There was a time when I could offer information and diverse perspectives from multiple political spectrums with the knowledge that complicated issues turn on compromise and divergent perspective. That was a quaint time when divergent viewpoints were grounded in facts and how we should interpret facts. Those days are gone. 
We now have a president who does not respect fact, who does not respect the First Amendment, who does not respect legitimate news sources, and on a personal level, who does not respect me as a female and as a public educator. We only need follow his Twitter account for verification of these claims. We have a president who expects unqualified capitulation to his way, regardless of factual information to the contrary. For example, he calls climate change a Chinese construct. 

As Teddy Roosevelt said in 1918, To announce that there must be no criticism of the President, or that we are to stand by the President, right or wrong, is not only unpatriotic and servile, but is morally treasonable to the American public. 

How am I to present what President Trump and his spokespersons Kellyanne Conway and Shaun Spicer say as though it's on a par with facts when there is so much evidence to the contrary? I teach the framework of classical Aristotelian rhetoric: ethos, pathos, logos. I teach students to write syllogisms and to test them. I teach students inductive reasoning and the tests for induction. I teach students to know and avoid logical fallacies. 

When disinformation arrives via the highest office of the land, my patriotic duty as well as my duty as an educator, is to challenge that disinformation, and in this case, that includes correcting information I could once tell students to trust. To ignore this responsibility amounts to malpractice. Much of the curriculum I teach depends on accurate news sources.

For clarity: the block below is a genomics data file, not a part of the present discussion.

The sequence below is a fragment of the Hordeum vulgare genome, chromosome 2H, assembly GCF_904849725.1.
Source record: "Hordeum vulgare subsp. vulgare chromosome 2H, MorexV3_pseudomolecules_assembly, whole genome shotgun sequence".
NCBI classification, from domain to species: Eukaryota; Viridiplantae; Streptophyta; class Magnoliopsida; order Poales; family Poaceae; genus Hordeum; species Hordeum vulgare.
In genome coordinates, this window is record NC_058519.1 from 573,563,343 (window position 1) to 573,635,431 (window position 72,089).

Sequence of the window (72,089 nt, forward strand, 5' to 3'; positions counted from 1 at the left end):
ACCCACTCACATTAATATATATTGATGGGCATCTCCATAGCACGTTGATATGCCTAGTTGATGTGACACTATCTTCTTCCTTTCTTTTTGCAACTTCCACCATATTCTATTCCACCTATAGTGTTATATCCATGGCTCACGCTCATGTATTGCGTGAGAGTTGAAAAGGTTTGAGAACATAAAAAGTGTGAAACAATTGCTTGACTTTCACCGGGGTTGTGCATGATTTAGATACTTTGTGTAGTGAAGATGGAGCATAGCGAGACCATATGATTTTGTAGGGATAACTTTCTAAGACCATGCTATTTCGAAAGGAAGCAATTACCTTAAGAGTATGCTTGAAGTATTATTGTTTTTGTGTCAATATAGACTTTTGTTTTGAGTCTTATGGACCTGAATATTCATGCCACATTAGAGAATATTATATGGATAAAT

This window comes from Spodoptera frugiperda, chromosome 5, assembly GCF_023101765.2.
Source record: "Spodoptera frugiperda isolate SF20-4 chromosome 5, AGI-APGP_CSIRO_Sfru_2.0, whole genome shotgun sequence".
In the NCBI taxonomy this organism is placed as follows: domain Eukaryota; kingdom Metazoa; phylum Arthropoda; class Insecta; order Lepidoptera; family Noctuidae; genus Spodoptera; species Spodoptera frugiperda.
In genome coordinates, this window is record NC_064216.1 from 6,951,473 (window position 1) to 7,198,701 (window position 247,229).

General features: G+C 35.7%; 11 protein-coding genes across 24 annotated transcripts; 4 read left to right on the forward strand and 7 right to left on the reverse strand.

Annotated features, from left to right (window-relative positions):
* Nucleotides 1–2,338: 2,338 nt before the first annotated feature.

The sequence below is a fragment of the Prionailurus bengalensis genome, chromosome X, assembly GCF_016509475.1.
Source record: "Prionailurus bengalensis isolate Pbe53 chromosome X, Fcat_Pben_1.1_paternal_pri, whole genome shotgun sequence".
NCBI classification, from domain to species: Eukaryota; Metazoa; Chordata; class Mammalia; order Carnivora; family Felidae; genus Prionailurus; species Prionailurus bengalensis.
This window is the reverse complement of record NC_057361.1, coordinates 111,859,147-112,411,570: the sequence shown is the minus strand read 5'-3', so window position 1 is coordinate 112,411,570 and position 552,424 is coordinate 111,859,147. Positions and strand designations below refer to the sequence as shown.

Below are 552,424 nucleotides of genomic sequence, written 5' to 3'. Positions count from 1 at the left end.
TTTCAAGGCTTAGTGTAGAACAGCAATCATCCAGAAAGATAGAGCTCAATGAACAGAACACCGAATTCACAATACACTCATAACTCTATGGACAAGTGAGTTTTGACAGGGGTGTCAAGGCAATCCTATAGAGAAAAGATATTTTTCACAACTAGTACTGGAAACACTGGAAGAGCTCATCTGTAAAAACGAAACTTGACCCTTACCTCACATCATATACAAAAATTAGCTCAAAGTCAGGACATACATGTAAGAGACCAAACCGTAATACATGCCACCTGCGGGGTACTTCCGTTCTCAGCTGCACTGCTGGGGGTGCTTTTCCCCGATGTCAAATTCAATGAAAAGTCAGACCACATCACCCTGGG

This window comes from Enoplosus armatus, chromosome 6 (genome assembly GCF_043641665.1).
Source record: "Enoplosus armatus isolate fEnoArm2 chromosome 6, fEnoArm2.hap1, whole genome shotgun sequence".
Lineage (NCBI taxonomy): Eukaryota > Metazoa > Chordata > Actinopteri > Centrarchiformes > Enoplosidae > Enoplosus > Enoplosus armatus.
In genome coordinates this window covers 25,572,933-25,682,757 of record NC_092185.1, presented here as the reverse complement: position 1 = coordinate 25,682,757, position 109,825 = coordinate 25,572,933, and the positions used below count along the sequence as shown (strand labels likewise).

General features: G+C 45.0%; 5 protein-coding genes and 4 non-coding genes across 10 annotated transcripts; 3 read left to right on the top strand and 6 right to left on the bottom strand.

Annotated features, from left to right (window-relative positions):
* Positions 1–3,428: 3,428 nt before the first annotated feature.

I told my students about the removal of the climate page from the White House website and that before January 20, 2017 I confidently told my students to trust .gov as the most trustworthy websites. I have for years required students to back-up their use of .org websites because of their bias. 

My Monday morning meeting upset me to the point that I could not stop crying. I shed tears not for myself but for my profession and for my country. My head pounded, so I decided to go home. There was a time I would have gutted out the day, but I can no longer do this. I don't have the stomach for it anymore. 

George Orwell, "1984." image marked for noncommercial reuse.
Teaching is a profession filled with educators who are cautioned to avoid taking political stances in the classroom. We're expected to keep our mouths shut on every public policy proposal that impacts our personal and professional lives. We're told to present both sides of an issue, regardless of how untenable one side may be. 

I have done this for years, but I have also become more transparent the past couple of years. Now I have reached a point in which my silence offers complicit acceptance of fake news and tacit consent of disinformation and lies. 

At some point teachers will have to look at that line in the sand and take a stand. 

I found my line. 

This afternoon I'll be meeting with a representative from PERSI, the Public Employment Retirement System of Idaho, to review my options. Specifically, I'm looking for a way out. I'd like to walk through the revolving door marked EXIT and never look back. 

Tuesday, January 24, 2017

Marching in My Corner of Idaho #WomensMarch #SOL17

With over four million like-minded folks, I participated in the Women's March on Washington. I marched locally with 1,200 participants.

Snow and rain parted right before the march. To support our message, two of my colleagues purchased t-shirts, which arrived Friday, just in time for our Saturday morning adventure.

The logo on our t-shirts read:

Nasty Woman
noun: A strong, confident woman who gets sh*t done.

We think the shirts worked well for three English teachers.

I made a short Animoto video to commemorate the occasion and to tell the story of our marching together.